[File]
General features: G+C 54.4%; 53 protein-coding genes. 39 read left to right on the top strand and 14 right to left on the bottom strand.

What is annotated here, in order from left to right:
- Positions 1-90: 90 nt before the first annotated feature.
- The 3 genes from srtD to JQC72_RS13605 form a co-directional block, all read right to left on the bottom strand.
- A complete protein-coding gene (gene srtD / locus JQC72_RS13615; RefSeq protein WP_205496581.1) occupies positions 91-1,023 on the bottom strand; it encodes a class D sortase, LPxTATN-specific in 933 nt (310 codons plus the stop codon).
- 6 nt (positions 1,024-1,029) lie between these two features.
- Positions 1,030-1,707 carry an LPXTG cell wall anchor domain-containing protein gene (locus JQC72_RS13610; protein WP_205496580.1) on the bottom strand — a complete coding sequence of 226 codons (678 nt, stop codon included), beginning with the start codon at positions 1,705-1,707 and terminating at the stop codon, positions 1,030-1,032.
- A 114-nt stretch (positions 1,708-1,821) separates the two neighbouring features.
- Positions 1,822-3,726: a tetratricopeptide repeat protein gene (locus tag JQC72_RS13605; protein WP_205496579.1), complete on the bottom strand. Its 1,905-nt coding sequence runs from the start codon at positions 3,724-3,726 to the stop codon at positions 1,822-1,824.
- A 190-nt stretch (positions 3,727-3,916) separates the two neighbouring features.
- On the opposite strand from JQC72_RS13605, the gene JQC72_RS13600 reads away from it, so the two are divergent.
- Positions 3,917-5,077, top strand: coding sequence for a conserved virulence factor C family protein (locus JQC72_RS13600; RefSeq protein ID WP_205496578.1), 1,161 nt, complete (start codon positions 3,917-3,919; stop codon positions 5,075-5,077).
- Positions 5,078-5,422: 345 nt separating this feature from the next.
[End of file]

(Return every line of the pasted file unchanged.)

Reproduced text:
General features: G+C 54.4%; 53 protein-coding genes. 39 read left to right on the top strand and 14 right to left on the bottom strand.

What is annotated here, in order from left to right:
- Positions 1-90: 90 nt before the first annotated feature.
- The 3 genes from srtD to JQC72_RS13605 form a co-directional block, all read right to left on the bottom strand.
- A complete protein-coding gene (gene srtD / locus JQC72_RS13615; RefSeq protein WP_205496581.1) occupies positions 91-1,023 on the bottom strand; it encodes a class D sortase, LPxTATN-specific in 933 nt (310 codons plus the stop codon).
- 6 nt (positions 1,024-1,029) lie between these two features.
- Positions 1,030-1,707 carry an LPXTG cell wall anchor domain-containing protein gene (locus JQC72_RS13610; protein WP_205496580.1) on the bottom strand — a complete coding sequence of 226 codons (678 nt, stop codon included), beginning with the start codon at positions 1,705-1,707 and terminating at the stop codon, positions 1,030-1,032.
- A 114-nt stretch (positions 1,708-1,821) separates the two neighbouring features.
- Positions 1,822-3,726: a tetratricopeptide repeat protein gene (locus tag JQC72_RS13605; protein WP_205496579.1), complete on the bottom strand. Its 1,905-nt coding sequence runs from the start codon at positions 3,724-3,726 to the stop codon at positions 1,822-1,824.
- A 190-nt stretch (positions 3,727-3,916) separates the two neighbouring features.
- On the opposite strand from JQC72_RS13605, the gene JQC72_RS13600 reads away from it, so the two are divergent.
- Positions 3,917-5,077, top strand: coding sequence for a conserved virulence factor C family protein (locus JQC72_RS13600; RefSeq protein ID WP_205496578.1), 1,161 nt, complete (start codon positions 3,917-3,919; stop codon positions 5,075-5,077).
- Positions 5,078-5,422: 345 nt separating this feature from the next.